April 23, 2018, 12:34 am
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O, Christmas tree... O, Christmas tree...

LITTLE Christmas tree,
No one to buy you,
Give yourself to me....

No, forget it. I do not need a tree...I cannot afford a Professional Tree Decorator. Without one, well, you may end up with what the snoots refer to as Kitchen Sink Tree, an Anything-Goes Tree, an Ano-ba-yan? Tree, or worse. If you cannot afford a decorator, your Christmas tree has no personality, no class, no Oh!s and Ah!s. Someone without a professional decorator encircled her tree with a silver Christmas barbed-wirey strands. “Auschwitzy” they called her tree.

The Professional Tree Decorator studies the ambiance of the room, the magnetism of the family, the contents/worth of the home, and most important, the fee to charge. Then... decides on the motif, based on all of the above.

In my youth--which was not too long ago in the galactic scheme of things—we were happy to hang our favorite little toys, foil-wrapped candies and home-baked cookies, strings of popcorn, whatever pretty little things and colorful ribbons there were around. 

Papá always bought a Baguio pine tree. Imported plastic pine tree was the thing to have then, coveted, but too expensive. Pines were still plentiful, cheap (before pine plantations were denuded). I still remember the strong Christmas scent of the newly-cut pine, mixed with the smell of my mother’s freshly baked cream puffs, chiffon rolls; fruit cakes (baked in October, and aged with regular doses of brandy), Christmas cookies. And the traditional 22-ingredient Pamplina with lots of chorizo de Bilbao; sugar-burnt leg of Chinese ham ordered from Binondo. Mamá, you’re still the best foodie in my book.

The hope of Professional Christmas Tree Decorators is to out-do those beautifully decorated trees sold at Rustan’s. A friend self-decorated her tree with nothing but tiny boxes wrapped in red with wide gold satin ribbons. Bloomingdale [New York’s answer to London’s Harrod] uses red gift boxes and wide gold satin ribbons. Bloomie’s insignia--one for pure snobbery.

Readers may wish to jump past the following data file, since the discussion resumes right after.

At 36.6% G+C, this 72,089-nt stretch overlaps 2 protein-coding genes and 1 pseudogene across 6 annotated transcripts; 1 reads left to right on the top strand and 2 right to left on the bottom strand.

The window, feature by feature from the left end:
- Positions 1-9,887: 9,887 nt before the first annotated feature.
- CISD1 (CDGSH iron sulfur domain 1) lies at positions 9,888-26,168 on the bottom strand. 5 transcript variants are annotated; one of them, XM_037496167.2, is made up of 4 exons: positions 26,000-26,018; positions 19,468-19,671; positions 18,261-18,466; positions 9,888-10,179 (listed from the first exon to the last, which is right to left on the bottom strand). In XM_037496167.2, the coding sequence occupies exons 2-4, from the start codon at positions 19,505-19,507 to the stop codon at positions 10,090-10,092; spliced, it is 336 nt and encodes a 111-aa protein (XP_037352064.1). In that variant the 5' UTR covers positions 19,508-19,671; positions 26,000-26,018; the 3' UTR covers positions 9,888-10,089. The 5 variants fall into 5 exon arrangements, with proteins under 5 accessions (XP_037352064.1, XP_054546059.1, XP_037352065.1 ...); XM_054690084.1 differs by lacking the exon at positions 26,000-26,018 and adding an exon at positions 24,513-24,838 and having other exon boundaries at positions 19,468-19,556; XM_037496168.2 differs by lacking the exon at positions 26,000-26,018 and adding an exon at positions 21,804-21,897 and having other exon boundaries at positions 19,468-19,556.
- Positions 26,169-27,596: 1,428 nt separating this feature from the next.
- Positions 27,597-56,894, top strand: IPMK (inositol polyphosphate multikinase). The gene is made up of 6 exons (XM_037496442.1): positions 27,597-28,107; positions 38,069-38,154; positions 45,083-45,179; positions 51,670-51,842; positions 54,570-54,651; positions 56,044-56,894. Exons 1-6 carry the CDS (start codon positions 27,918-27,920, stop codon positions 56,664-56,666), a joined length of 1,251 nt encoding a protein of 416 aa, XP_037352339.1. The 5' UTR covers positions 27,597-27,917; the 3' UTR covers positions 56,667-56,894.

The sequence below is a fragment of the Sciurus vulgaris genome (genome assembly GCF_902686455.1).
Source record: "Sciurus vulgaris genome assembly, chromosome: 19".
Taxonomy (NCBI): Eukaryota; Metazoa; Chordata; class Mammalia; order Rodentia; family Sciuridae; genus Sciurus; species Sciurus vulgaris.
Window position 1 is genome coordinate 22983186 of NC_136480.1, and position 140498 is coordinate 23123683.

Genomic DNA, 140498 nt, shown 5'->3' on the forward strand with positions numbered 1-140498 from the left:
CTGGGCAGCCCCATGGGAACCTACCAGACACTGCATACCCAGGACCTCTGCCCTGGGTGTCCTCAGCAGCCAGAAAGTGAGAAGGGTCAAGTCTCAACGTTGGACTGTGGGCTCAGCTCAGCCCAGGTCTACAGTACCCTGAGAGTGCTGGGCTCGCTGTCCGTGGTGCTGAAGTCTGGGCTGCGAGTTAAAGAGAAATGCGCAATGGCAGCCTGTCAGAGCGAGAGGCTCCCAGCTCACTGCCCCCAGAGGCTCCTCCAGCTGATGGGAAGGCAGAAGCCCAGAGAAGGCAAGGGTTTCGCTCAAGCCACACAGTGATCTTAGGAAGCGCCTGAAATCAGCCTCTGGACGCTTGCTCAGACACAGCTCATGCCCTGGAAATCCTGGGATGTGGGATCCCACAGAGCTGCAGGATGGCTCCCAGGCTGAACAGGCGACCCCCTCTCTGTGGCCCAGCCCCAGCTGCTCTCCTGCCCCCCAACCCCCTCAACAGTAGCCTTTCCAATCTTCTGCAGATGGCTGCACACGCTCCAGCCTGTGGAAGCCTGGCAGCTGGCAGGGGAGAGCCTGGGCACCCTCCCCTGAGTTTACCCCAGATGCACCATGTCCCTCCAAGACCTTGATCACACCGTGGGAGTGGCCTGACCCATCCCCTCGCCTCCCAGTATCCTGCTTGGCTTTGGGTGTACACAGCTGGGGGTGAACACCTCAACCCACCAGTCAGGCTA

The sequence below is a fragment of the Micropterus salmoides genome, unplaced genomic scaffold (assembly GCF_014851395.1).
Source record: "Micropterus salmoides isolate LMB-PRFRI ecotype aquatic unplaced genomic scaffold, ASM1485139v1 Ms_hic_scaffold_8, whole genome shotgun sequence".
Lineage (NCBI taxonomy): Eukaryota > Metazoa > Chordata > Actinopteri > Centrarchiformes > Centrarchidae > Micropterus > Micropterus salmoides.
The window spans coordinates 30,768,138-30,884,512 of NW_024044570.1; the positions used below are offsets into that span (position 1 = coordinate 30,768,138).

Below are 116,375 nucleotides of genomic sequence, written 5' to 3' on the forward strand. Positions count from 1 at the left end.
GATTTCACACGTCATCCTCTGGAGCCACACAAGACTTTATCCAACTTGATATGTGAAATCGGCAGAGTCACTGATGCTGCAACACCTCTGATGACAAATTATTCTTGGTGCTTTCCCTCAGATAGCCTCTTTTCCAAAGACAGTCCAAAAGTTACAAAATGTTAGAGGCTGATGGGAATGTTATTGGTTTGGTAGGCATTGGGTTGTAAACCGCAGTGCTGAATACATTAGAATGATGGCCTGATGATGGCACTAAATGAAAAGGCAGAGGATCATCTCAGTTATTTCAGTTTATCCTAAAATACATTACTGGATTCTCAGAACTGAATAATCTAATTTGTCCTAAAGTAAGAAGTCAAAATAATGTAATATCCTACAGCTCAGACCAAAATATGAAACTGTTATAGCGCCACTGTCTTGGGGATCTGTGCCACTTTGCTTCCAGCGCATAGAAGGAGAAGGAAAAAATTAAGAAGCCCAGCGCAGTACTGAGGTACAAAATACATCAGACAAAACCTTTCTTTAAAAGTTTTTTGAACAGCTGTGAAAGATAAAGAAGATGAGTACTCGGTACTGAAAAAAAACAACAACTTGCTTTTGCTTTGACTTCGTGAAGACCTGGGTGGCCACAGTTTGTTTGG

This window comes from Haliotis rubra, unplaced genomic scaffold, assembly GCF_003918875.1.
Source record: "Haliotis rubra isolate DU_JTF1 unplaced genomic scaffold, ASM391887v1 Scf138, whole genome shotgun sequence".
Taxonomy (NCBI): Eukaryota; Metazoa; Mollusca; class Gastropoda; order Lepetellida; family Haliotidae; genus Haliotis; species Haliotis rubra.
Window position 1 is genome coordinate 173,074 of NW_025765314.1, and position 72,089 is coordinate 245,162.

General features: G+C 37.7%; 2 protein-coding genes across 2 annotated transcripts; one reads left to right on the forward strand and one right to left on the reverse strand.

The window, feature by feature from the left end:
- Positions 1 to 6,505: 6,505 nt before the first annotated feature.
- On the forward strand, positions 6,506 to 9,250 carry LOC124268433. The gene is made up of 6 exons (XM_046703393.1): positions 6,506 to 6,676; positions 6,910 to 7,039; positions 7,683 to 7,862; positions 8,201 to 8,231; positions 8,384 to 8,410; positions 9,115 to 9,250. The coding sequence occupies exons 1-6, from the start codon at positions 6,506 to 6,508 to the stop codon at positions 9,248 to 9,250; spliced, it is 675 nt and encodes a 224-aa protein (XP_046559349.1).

I once hung in my tree hundreds of capiz mini-angels, stars, balls, half-moons, plus tiny blinking white bulbs. The effect was dreamy. Words about it got around in my block in Berkeley, CA that strangers came knocking just to see my splendid tree.

Those professionally decorated Christmas trees in MM’s Villages have little resemblance to their origin in Germany when Martin Luther (1482-1546) first set a few candles in his yard evergreen tree. 

Pines have been used in ceremonies by Egyptians even before Christianity in their celebration of the winter solstice, the shortest day of the year. When the ancient Romans observed the feast of Saturn, a part of the ceremony was the raising of an evergreen bough. The early Scandinavians did holiday homage to the fir tree. To the Druids of Europe, sprigs of evergreen in the house meant eternal life; to the Norsemen, evergreen symbolized the revival of the sun god Balder. Putting a bough outside the door started with the superstitious--hoping to keep out witches, ghosts, evil spirits and the like. Until about 1700, the decorated tree custom was confined to the German Rhine River district. 

During the American revolution, the tradition of the tree crossed the Atlantic with the Hessian soldiers. At Fort Dearborn, Illinois in 1804, Christmas Festivities mentions a decorated Christmas tree.

The evolution of the decorations: From 1700 on, lights were accepted; tufts of cotton and strings of popcorn on indoor Christmas tree branches represented snow. Apples and cranberries added color. Candies and chocolates were hung on trees to get them out of reach of prowling animals and children. Gifts of food were hung in the branches as offerings or sacrifices to the deities.

The best known Christmas tree is the one lighted annually by the President in Washington DC, which first began in 1924 when a 35-foot living Norway spruce was planted near the White House.

The Christmas tree with the greatest limb spread (110 feet) was a 300-year-old oak, approximately 90 feet tall and a trunk circumference of 15 feet at Wilmington, North Carolina requiring 7,000 colored lights and six tons of Spanish moss.

Now in a tree-less, empty nest, lots of warm wishes to my readers for a Merry Christmas and a Happy 2018!


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